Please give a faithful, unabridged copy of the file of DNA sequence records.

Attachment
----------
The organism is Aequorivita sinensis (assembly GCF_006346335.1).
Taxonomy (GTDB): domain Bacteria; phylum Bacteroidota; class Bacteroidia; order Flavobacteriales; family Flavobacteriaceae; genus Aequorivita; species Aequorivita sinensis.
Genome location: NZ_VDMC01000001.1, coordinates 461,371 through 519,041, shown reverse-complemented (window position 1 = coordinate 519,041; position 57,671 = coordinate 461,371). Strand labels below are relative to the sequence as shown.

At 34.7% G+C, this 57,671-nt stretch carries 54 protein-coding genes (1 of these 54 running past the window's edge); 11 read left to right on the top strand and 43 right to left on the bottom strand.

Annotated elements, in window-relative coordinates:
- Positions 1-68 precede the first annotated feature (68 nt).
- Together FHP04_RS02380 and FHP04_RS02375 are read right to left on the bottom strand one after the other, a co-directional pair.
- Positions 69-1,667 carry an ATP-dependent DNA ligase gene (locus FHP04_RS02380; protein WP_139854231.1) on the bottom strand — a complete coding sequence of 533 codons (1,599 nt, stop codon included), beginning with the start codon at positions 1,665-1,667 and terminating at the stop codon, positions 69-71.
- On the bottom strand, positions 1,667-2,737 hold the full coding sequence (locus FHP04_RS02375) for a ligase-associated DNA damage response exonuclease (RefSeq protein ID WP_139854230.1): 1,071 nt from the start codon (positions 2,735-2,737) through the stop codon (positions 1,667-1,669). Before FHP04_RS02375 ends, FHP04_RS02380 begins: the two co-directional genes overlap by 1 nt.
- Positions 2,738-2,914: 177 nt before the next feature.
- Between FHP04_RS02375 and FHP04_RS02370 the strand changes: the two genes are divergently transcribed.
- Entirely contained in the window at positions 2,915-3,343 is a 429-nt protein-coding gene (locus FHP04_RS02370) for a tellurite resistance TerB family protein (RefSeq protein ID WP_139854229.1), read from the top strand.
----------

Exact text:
The organism is Aequorivita sinensis (assembly GCF_006346335.1).
Taxonomy (GTDB): domain Bacteria; phylum Bacteroidota; class Bacteroidia; order Flavobacteriales; family Flavobacteriaceae; genus Aequorivita; species Aequorivita sinensis.
Genome location: NZ_VDMC01000001.1, coordinates 461,371 through 519,041, shown reverse-complemented (window position 1 = coordinate 519,041; position 57,671 = coordinate 461,371). Strand labels below are relative to the sequence as shown.

At 34.7% G+C, this 57,671-nt stretch carries 54 protein-coding genes (1 of these 54 running past the window's edge); 11 read left to right on the top strand and 43 right to left on the bottom strand.

Annotated elements, in window-relative coordinates:
- Positions 1-68 precede the first annotated feature (68 nt).
- Together FHP04_RS02380 and FHP04_RS02375 are read right to left on the bottom strand one after the other, a co-directional pair.
- Positions 69-1,667 carry an ATP-dependent DNA ligase gene (locus FHP04_RS02380; protein WP_139854231.1) on the bottom strand — a complete coding sequence of 533 codons (1,599 nt, stop codon included), beginning with the start codon at positions 1,665-1,667 and terminating at the stop codon, positions 69-71.
- On the bottom strand, positions 1,667-2,737 hold the full coding sequence (locus FHP04_RS02375) for a ligase-associated DNA damage response exonuclease (RefSeq protein ID WP_139854230.1): 1,071 nt from the start codon (positions 2,735-2,737) through the stop codon (positions 1,667-1,669). Before FHP04_RS02375 ends, FHP04_RS02380 begins: the two co-directional genes overlap by 1 nt.
- Positions 2,738-2,914: 177 nt before the next feature.
- Between FHP04_RS02375 and FHP04_RS02370 the strand changes: the two genes are divergently transcribed.
- Entirely contained in the window at positions 2,915-3,343 is a 429-nt protein-coding gene (locus FHP04_RS02370) for a tellurite resistance TerB family protein (RefSeq protein ID WP_139854229.1), read from the top strand.